Born: Robert Gordon Mackie in Monterey Park, California, 24 March 1940. Education: Studied advertising and illustration at Pasadena City College; costume design at Chouinard Art Institute, Los Angeles, 1958-60. Family: Married Marianne Wolford in 1960 (divorced, 1963); children: Robin. Career: Sketch artist for film designers Frank Thompson, Jean Louis, and Edith Head, 1960-63; worked in television as assistant designer to Ray Aghayan, receiving his first screen credit for The Judy Garland Show, 1963; designer for The King Family Show, 1965, Mitzi Gaynor's night club acts, from 1966, The Carol Burnett Show, 1967-78, The Sonny and Cher Comedy Hour, 1971-74, and The Sonny and Cher Show, 1976-77; designed swimwear for Cole of California, 1976; independent designer of ready-to-wear fashions, with own label Bob Mackie Originals, New York, from 1982; created 1950s costumes for Moon Over Buffalo, 1995; introduced fall collection, 1996; designed 1970s
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Bob Mackie is one of a handful of designers to work with success in the related but disparate fields of theater and fashion design. He is probably best known for the wittily revealing, glamorous beaded and feathered ensembles he designed for actress and singer Cher since the early 1970s. This collaborative image remains so strong that to visualize Cher is to see her dressed by Mackie. His true genius as an interpretative designer, however, can best be seen in his work for comedian Carol Burnett.
For 11 years, Mackie designed costumes and wigs for Burnett's weekly variety show, including full-scale production numbers to showcase guest artists in elaborate parodies of such classic cult films as Sunset Boulevard or Mildred Pierce. These character sketches were written for Burnett's company of regular performers, with ongoing stories starring Burnett as one of her various alter egos. In Mrs. Wiggins, for example, Mackie and Burnett created the archetypal "keep busy while doing nothing" secretary, complete with overlong fingernails, brass spittoon-colored perm, stiletto heels, and a skirt so tight walking seemed doubtful and sitting impossible. In this case, the costume first defined the character and thus gave direction to the ensuing scripts. Visually, audiences were led away from the personality of the performer and toward that of the character portrayed. In contrast, Mackie's designs for guest artists always enhanced their
When he turned to ready-to-wear in 1982, Mackie's name had been before the television viewing public for 15 years. Women who had admired the casual but elegant tailored outfits Burnett wore to open and close her show or the dramatic allure of Cher's gowns formed an eager and ready market for the first designs from Bob Mackie Originals. The fashion press took rather longer to convince that the aptly dubbed "sultan of sequins, rajah of rhinestones" had the necessary seriousness of purpose to sustain a career on Seventh Avenue. Yet Mackie has always designed day and evening clothing in addition to his theatrical work. As early as 1969, he and partners Ray Aghayan and Elizabeth Courtney established their Beverly Hills boutique, Elizabeth the First, which in turn spawned the short-lived wholesale firm Ray Aghayan/Bob Mackie.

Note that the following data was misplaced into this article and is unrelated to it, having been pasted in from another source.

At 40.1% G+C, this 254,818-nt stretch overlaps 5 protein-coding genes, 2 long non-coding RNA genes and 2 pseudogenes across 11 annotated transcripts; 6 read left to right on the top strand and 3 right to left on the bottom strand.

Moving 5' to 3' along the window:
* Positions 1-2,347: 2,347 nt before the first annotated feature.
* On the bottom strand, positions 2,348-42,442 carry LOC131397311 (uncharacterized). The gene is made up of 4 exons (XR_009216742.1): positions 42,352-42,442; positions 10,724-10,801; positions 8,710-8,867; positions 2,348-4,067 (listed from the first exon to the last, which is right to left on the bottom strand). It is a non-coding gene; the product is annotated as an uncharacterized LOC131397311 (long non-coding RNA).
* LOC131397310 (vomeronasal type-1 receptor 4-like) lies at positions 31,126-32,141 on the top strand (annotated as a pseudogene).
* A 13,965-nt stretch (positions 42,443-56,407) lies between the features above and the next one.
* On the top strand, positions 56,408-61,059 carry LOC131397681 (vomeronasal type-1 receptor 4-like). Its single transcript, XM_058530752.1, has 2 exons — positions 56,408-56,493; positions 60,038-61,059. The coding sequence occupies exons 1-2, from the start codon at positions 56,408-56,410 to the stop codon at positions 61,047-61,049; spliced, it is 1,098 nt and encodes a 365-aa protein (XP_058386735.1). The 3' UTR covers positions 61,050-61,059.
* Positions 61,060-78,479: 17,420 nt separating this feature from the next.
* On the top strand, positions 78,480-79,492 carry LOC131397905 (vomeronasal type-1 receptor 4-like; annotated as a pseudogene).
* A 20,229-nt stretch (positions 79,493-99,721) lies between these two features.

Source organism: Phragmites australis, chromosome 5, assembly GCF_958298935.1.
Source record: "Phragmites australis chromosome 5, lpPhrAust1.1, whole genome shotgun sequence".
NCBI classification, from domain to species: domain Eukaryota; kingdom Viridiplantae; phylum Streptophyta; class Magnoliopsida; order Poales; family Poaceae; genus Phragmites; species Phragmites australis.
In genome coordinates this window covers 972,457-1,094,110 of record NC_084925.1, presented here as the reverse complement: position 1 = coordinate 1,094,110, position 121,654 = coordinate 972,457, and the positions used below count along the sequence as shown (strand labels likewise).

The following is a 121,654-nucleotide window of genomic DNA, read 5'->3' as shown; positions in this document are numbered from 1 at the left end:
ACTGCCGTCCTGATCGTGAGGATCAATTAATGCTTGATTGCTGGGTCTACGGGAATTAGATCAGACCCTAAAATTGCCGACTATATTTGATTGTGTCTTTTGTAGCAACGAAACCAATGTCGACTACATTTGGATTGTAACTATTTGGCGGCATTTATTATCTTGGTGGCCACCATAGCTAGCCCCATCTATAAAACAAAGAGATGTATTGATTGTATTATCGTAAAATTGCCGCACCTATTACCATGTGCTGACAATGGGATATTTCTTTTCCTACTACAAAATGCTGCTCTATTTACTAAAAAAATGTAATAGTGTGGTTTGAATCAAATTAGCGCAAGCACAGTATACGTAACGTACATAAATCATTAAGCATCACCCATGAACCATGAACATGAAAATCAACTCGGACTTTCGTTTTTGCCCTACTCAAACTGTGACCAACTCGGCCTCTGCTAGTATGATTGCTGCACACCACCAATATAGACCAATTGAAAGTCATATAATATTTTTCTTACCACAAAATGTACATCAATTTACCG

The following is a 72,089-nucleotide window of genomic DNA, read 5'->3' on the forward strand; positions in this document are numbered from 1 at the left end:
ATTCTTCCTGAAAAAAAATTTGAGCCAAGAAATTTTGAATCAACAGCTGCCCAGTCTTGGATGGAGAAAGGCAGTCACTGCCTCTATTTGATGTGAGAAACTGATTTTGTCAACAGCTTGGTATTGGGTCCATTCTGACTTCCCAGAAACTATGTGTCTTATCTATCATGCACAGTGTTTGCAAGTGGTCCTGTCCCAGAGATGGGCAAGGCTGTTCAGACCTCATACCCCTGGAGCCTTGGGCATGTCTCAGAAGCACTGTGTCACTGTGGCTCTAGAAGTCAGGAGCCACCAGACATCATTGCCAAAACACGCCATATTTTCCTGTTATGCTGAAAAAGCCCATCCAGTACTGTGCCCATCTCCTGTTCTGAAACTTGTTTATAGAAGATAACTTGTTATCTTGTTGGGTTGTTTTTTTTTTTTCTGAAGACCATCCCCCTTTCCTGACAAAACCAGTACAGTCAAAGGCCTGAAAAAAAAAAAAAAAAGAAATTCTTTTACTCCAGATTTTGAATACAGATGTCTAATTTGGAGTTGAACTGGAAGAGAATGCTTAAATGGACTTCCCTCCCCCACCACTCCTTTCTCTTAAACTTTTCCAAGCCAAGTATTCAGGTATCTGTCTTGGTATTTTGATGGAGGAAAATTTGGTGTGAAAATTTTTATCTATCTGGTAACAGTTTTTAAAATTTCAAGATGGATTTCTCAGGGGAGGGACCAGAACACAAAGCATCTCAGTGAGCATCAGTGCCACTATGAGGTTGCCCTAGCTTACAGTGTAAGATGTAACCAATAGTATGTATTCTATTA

In his 1979 book, Dressing for Glamor, Mackie states his belief that glamor is "a state of mind, a feeling of self-confidence." His strength as a designer is an intuitive understanding of what makes a woman feel self-confident and well dressed—solid craftsmanship, attention to detail, clothes that combine wit and artistry with a sense of flair and drama.
In 1995 Moon Over Buffalo took to the stage. With Mackie's outstanding costume design and makeup artistry, the Broadway production became a hit. Directed by Tom Moore, the play featured Carol Burnett and Philip Bosco yearning for Hollywood careers. It takes place in the 1950s, in a time where actresses never went anywhere without being made up. Mackie had his work cut out for him: costumes were bold in color and contrasted with room schemes. Referring to a purple-and-white ensemble and a bright green suit, Mackie says, "Those colors are accurate to the period. Clothes were a lot more flamboyant in the 1950s than we're used to seeing now."
In March 1997 TV Guide sat down with Mackie to discuss the importance of shock value in fashion. "It gives you something to talk about at the office the next day," the designer explained. But when it comes to hairstyles, Mackie said to stick with what you know, "It's like on your wedding day, don't try a new hairdo. You should look like yourself. My idea of a real movie star is someone who you know who they are, no matter what they play or where they are."
With costuming Vegas showgirls, disco divas, Cher, and numerous Broadway productions in his past, Mackie took his career to a new and different level—ballet. Danced to master recordings of Elvis Presley songs, the Cleveland San Jose Ballet's Blue Suede Shoes was the first project in which Mackie designed not only costumes but the sets as well. He is, in fact, one of the few costume designers who has expanded his work into set design.
Responsible for 230 costumes and 12 sets, Mackie's flashy style fit right in with the 1970 trends. With men in bell-bottomed pantsuits and showgirls in brightly sequined body stockings, the show's well-deserved applause speaks for itself. In the off-Broadway musical Pete & Keely, Mackie once again nailed the era—the 1960s—perfectly in his designs.
Renowned for costume design after costume design and even set design after set design, Mackie is the first to admit he can't take all the credit. The modest legend claims, "I was showing lingerie while everybody else was showing evening gowns. I was rather well known because of all the people I dressed at the time." That may be true, Mackie, but now perhaps, you're the reason others become known.
updated by Diana Idzelis